The Climate Change Authority says Australia needs to be prepared to take decisive action as the world moves towards ambitious abatement targets at next year’s international conference in Paris.
The CCA on Monday released a paper looking at the implications and requirements of an international agreement, and what that means for Australian climate policy, particularly in light of current moves to unravel the carbon price, the renewable energy target and other environmental initiatives.
CCA chairman Bernie Fraser said the forthcoming conference was likely to be held in “rather more favourable circumstances” than the last in Copenhagen, which coincided with the early onset of the global financial crisis.
And, he noted, mainstream climate scientists had continued to strengthen their earlier findings on the links between human-induced increases in greenhouse gas emissions and the rise in average global temperatures.
The CCA has previously called for Australia to lift its target from emissions reductions of 5 per cent to more than 19 per cent by 2020, reflecting the increased ambition of major emitters such as the US, China and the EU, and other international action.
However, as the CCA released its paper – the first of several planned for the next two weeks – Prime Minister Tony Abbott’s main business advisor, Maurice Newman, has again launched an extraordinary attack on the climate science.
In an article published in The Australian newspaper, Newman claims that the “wheels are starting to fall off the anthropogenic global warming bandwagon.”
In a collection of anecdotes seemingly compiled from the more notorious anti-climate blogs, Newman says climate science is not settled, and attacks “global warmists” – which in his estimate presumably include US president Barack Obama, China Premier Li Keqiang, UK prime minister David Cameron, and just about every other global leader apart from Abbott, Canada’s Stephen Harper and maybe Poland’s Donald Tusk.
“As the proof of human-induced global warming evaporates, an orchestrated push for more extreme policy action continuesm” Newman writes.
“The celebration of Australia’s 0.8 per cent drop in CO2 “pollution”, the biggest reduction in 24 years (subject to revision), didn’t satisfy the abatement zealots. They want higher taxes and more challenging targets.
“They seem oblivious to job losses, our already high energy costs and slipping international competitiveness. That the drop is utterly meaningless in a global context, or that CO2 is not a pollutant, does not deter them.
“Global temperatures have stopped rising. Their future direction is unknown.”
Newman is one of those instrumental in calling for the CCA to be dismantled – for fear that dissenting views are heard – along with every other part of the clean energy package put together by Labor and the Greens. So far, most of this has been held up in the Senate, but this could change when the new Senate takes shape in July.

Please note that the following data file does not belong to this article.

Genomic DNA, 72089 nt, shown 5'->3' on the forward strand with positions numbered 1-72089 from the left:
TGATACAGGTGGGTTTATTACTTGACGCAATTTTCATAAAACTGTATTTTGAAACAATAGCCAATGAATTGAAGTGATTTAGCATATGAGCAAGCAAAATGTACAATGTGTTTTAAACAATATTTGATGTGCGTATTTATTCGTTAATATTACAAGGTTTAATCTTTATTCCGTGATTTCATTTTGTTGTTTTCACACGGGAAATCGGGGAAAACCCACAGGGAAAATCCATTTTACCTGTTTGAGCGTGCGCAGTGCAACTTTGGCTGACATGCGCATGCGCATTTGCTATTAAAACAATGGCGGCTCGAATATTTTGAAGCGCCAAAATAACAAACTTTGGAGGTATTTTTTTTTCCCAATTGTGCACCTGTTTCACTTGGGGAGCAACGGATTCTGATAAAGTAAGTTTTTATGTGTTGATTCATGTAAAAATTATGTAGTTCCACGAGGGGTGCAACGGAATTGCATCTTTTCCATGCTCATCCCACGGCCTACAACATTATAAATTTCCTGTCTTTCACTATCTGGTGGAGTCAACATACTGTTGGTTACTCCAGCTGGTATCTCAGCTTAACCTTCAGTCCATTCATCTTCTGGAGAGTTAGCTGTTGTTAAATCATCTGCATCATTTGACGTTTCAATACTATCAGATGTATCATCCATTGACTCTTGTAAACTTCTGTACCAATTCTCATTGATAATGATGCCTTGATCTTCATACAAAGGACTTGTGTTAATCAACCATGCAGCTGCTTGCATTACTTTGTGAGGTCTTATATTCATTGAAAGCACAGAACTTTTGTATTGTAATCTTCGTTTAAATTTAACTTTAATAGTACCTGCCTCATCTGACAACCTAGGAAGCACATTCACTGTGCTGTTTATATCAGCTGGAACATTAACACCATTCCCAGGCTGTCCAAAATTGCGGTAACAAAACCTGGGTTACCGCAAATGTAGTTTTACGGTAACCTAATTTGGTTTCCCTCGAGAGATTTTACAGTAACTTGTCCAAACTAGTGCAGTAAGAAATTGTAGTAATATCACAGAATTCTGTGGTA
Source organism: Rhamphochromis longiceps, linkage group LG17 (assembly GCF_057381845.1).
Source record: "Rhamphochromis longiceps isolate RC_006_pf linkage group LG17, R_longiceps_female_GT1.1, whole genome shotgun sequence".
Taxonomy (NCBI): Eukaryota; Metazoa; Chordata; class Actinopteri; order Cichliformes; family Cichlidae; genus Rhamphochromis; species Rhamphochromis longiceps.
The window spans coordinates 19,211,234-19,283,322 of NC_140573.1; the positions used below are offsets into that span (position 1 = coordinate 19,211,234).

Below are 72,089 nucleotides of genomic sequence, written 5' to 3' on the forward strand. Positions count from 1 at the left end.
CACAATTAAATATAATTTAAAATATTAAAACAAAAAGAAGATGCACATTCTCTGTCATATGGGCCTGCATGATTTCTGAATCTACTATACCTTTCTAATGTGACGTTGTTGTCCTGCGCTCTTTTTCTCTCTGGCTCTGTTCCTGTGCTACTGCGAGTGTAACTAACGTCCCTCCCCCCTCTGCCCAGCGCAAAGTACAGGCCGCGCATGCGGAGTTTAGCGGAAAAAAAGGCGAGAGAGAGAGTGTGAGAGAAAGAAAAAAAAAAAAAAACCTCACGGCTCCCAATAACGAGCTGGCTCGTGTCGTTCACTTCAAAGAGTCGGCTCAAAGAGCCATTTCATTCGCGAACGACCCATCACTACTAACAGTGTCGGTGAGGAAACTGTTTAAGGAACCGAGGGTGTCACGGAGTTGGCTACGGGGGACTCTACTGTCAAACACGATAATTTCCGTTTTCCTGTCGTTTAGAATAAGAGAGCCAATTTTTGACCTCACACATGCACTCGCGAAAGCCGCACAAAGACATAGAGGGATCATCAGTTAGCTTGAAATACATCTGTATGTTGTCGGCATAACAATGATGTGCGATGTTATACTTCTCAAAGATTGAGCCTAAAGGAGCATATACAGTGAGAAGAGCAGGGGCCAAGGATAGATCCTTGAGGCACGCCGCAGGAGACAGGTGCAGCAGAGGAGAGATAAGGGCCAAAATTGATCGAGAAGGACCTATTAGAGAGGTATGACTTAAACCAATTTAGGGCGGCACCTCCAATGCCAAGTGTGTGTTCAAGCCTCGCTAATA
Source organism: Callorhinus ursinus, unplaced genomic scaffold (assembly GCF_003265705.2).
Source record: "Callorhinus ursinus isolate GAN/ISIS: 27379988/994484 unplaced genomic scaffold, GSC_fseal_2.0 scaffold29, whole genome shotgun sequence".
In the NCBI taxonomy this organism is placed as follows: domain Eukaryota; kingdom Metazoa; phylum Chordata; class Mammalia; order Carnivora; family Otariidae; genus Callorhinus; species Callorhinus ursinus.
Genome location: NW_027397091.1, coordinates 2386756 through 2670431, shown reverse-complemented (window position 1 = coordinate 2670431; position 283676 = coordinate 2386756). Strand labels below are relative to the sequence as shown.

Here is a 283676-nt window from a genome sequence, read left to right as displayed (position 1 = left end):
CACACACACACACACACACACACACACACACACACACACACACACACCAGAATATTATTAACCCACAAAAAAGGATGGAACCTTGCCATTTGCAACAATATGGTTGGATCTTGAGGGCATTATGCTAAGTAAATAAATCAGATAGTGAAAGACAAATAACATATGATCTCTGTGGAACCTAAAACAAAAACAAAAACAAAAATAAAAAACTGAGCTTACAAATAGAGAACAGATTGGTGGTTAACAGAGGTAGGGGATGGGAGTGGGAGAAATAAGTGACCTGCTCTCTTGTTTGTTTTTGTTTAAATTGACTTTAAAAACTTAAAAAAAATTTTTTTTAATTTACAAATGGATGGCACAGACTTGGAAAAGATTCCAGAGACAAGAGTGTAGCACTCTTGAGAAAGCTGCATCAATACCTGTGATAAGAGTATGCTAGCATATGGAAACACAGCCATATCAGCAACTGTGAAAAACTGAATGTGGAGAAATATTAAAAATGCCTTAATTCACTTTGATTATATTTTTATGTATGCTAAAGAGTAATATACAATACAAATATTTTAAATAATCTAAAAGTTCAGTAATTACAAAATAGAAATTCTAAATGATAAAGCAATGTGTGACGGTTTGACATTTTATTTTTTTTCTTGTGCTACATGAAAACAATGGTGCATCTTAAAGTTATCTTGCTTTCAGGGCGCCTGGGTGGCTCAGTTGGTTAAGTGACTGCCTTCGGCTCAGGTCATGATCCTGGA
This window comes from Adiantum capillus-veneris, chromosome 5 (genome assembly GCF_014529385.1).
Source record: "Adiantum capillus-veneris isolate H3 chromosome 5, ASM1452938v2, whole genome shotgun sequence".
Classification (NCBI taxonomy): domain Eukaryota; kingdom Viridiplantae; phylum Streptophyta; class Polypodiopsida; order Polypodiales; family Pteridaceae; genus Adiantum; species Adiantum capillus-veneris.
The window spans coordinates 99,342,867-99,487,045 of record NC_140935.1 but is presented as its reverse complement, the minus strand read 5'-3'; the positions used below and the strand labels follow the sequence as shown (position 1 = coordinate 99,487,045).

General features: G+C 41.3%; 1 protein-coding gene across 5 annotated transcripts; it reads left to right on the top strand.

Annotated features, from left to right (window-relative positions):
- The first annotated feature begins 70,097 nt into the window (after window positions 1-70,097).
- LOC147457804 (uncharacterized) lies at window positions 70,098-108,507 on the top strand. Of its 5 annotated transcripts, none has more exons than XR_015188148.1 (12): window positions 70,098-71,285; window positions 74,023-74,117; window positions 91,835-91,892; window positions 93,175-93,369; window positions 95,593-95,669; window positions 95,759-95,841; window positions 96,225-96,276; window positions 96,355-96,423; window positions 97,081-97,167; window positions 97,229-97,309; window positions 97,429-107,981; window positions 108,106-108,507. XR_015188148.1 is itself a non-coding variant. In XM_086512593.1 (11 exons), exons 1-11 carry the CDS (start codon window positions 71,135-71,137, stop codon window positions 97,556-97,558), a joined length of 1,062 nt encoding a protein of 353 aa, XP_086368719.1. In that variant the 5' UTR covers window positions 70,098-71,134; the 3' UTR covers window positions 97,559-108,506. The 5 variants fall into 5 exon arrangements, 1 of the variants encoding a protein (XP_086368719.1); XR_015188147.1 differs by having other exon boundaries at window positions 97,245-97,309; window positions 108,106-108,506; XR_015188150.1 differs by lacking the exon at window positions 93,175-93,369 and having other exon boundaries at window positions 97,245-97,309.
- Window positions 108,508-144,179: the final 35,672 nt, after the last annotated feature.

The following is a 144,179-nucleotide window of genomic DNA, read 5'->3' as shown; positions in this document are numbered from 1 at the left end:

The CCA, meanwhile, says that international action on climate change is squarely in Australia’s national interest. It will reduce the risks and likely impacts of climate change for Australia.
It notes that the Paris meeting in December 2015 will not deliver a binding agreement like Kyoto, but would focus on action rather than legal form,
“The best measure of success of the Paris meeting will be the extent to which it encourages and inspires stronger national action to reduce emissions over time,” it writes.
”A successful agreement would see countries committing to act, setting targets, and being transparent and open to review.”
And it says an international framework should support and encourage all major emitters – including Australia – to set fair targets and implement policies to meet them.
“Australia has played an active role at past international negotiations and, as a wealthy developed country and a high per capita emitter of greenhouse gases, it will be expected to carry a fair share of the post 2020 emissions reductions.”
Sadly, there seems little prospect of that. Abbott has sought to curry favour among other climate obstructionists such as Harper and Tusk, has refused entreaties to have the topic discussed at the G20 (apparently it is not an economic issue), and has instructed the country’s negotiating team to throw up obstacles at every turn in climate talks.
This comes as more Australia fossil fuel projects are abandoned in the face of an “energy revolution” in China, and elsewhere, and as Australia attempts to pull apart the renewable energy industry that seeks to take its place.
As Newman notes, Australia risks being left out in the cold on climate. But not for the reasons he thinks.